1. Oxidoreductases
  2. Transferases
  3. Hydrolases
  4. Lyases
  5. Isomerases
  6. Ligases

Each class is divided into three lower levels to group enzymes based on more specific criteria. For example, trypsin is EC class

        3:                Hydrolase

        3.4:                Acting on peptide bonds

        3.4.21:        Serine endopeptidases        Trypsin

When you analyze structures with ProMOL, you will receive an output of the best “hits” for your structure. You should then look at the EC class for the best hits to find out what ProMOL predicts about the function of your query structure.

D. ProMOL Deliverables. Following an alignment, the results window in ProMOL displays results for alignments in the following format:


Where 0 is the Levenshtein distance, A is the motif template set (in this case, an automatically generated motif), 1a0j is the PDB ID of the motif template that was used for the alignment and 3_4_21_4 represents the EC class, ProMOL can also provide RMSD values (for goodness of alignment) and molecular representations of alignments as described below. Here is an explanation of some terms that may be new to you.

Levenshtein Distance is used for comparing strings of text, based on their position in the string and the number of characters in the string. For example, the Levenshtein distance between the word “form” and the word “foam” is 1 - you can change one character (an r to an a) to go from one word to the next. When we compare lists of protein residues, we can use this same approach. These two amino acid lists, HDGS (Histidine-Aspartate-Glycine-Serine), and HDGT (Histidine-Aspartate-Glycine-Threonine) have a Levenshtein distance of 1. The Levenshtein distance can refer either to a substituted amino acid residue or a missing amino acid residue. These two amino acid lists, HDGS (Histidine-Aspartate-Glycine-Serine), and HDS (Histidine-Aspartate-Serine)  also have a Levenshtein distance of 1.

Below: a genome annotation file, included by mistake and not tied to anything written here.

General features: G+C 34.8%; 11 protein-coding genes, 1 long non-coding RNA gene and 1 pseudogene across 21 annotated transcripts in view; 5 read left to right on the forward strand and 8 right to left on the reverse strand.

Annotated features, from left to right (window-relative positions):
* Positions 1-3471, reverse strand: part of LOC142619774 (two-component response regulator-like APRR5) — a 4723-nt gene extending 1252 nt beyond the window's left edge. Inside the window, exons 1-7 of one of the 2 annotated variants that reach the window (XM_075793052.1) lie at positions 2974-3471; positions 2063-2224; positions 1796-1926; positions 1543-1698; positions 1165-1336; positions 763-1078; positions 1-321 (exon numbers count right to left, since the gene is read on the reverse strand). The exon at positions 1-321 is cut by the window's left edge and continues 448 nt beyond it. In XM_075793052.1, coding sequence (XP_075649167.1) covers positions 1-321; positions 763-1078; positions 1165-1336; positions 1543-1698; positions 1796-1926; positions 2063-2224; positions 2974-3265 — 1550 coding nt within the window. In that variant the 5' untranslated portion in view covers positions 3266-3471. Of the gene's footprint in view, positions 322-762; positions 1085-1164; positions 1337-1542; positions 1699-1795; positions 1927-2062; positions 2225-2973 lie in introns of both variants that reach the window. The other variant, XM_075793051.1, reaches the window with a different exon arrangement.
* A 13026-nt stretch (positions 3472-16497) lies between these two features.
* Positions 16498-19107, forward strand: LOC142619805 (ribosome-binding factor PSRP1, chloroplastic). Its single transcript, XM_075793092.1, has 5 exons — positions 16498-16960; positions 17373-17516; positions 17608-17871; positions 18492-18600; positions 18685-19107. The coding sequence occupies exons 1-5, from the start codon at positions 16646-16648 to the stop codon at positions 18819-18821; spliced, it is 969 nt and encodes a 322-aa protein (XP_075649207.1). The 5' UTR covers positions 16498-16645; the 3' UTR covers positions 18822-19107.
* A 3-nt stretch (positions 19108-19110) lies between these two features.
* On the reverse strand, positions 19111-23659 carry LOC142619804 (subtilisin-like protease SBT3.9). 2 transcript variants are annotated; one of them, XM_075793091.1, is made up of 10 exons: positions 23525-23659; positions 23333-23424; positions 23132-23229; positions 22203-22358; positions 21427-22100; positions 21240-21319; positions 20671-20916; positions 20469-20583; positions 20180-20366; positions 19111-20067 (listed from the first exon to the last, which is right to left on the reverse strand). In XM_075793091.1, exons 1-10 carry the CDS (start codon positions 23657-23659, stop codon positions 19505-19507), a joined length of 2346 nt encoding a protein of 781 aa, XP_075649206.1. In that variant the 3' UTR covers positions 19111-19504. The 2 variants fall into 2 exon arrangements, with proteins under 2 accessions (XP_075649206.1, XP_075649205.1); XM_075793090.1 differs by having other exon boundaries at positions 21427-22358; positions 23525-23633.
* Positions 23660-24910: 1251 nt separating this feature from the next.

RMSD stands for Root-Mean-Square-Deviation. It is a tool for comparing the positions of atoms in three dimensional space. The lower the RMSD, the better the alignment. ProMOL reports out three RMSD values:


The purpose of this lab is for you to become familiar with PyMOL and ProMOL so that  you can complete a structural alignment of your protein of unknown function. This will provide an early clue to the function of the protein that you can later refine using other bioinformatics tools (see Figure 1).

Experimental Design Considerations: